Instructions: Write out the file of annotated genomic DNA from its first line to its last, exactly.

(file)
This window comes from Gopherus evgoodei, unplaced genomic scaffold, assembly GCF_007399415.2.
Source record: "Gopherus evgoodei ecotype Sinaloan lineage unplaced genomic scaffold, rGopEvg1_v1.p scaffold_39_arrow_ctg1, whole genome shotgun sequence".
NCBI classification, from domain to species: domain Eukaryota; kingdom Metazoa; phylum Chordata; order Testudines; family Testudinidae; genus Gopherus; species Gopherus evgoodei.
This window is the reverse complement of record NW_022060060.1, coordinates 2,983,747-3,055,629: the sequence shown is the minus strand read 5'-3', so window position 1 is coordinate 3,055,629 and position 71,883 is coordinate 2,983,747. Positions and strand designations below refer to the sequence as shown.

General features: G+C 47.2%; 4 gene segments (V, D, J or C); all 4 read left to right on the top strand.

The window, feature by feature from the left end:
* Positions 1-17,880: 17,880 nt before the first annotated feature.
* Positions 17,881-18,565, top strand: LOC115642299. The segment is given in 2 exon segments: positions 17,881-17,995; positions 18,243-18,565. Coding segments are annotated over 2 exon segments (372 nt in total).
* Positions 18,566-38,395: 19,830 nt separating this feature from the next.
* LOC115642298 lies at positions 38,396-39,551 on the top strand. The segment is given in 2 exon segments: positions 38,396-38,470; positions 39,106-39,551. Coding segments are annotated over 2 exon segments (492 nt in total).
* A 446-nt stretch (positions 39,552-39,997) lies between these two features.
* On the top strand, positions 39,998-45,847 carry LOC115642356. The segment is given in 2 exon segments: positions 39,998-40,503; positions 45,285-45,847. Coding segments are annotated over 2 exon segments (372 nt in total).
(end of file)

This window comes from Gopherus evgoodei, unplaced genomic scaffold, assembly GCF_007399415.2.
Source record: "Gopherus evgoodei ecotype Sinaloan lineage unplaced genomic scaffold, rGopEvg1_v1.p scaffold_39_arrow_ctg1, whole genome shotgun sequence".
NCBI classification, from domain to species: domain Eukaryota; kingdom Metazoa; phylum Chordata; order Testudines; family Testudinidae; genus Gopherus; species Gopherus evgoodei.
This window is the reverse complement of record NW_022060060.1, coordinates 2,983,747-3,055,629: the sequence shown is the minus strand read 5'-3', so window position 1 is coordinate 3,055,629 and position 71,883 is coordinate 2,983,747. Positions and strand designations below refer to the sequence as shown.

General features: G+C 47.2%; 4 gene segments (V, D, J or C); all 4 read left to right on the top strand.

The window, feature by feature from the left end:
* Positions 1-17,880: 17,880 nt before the first annotated feature.
* Positions 17,881-18,565, top strand: LOC115642299. The segment is given in 2 exon segments: positions 17,881-17,995; positions 18,243-18,565. Coding segments are annotated over 2 exon segments (372 nt in total).
* Positions 18,566-38,395: 19,830 nt separating this feature from the next.
* LOC115642298 lies at positions 38,396-39,551 on the top strand. The segment is given in 2 exon segments: positions 38,396-38,470; positions 39,106-39,551. Coding segments are annotated over 2 exon segments (492 nt in total).
* A 446-nt stretch (positions 39,552-39,997) lies between these two features.
* On the top strand, positions 39,998-45,847 carry LOC115642356. The segment is given in 2 exon segments: positions 39,998-40,503; positions 45,285-45,847. Coding segments are annotated over 2 exon segments (372 nt in total).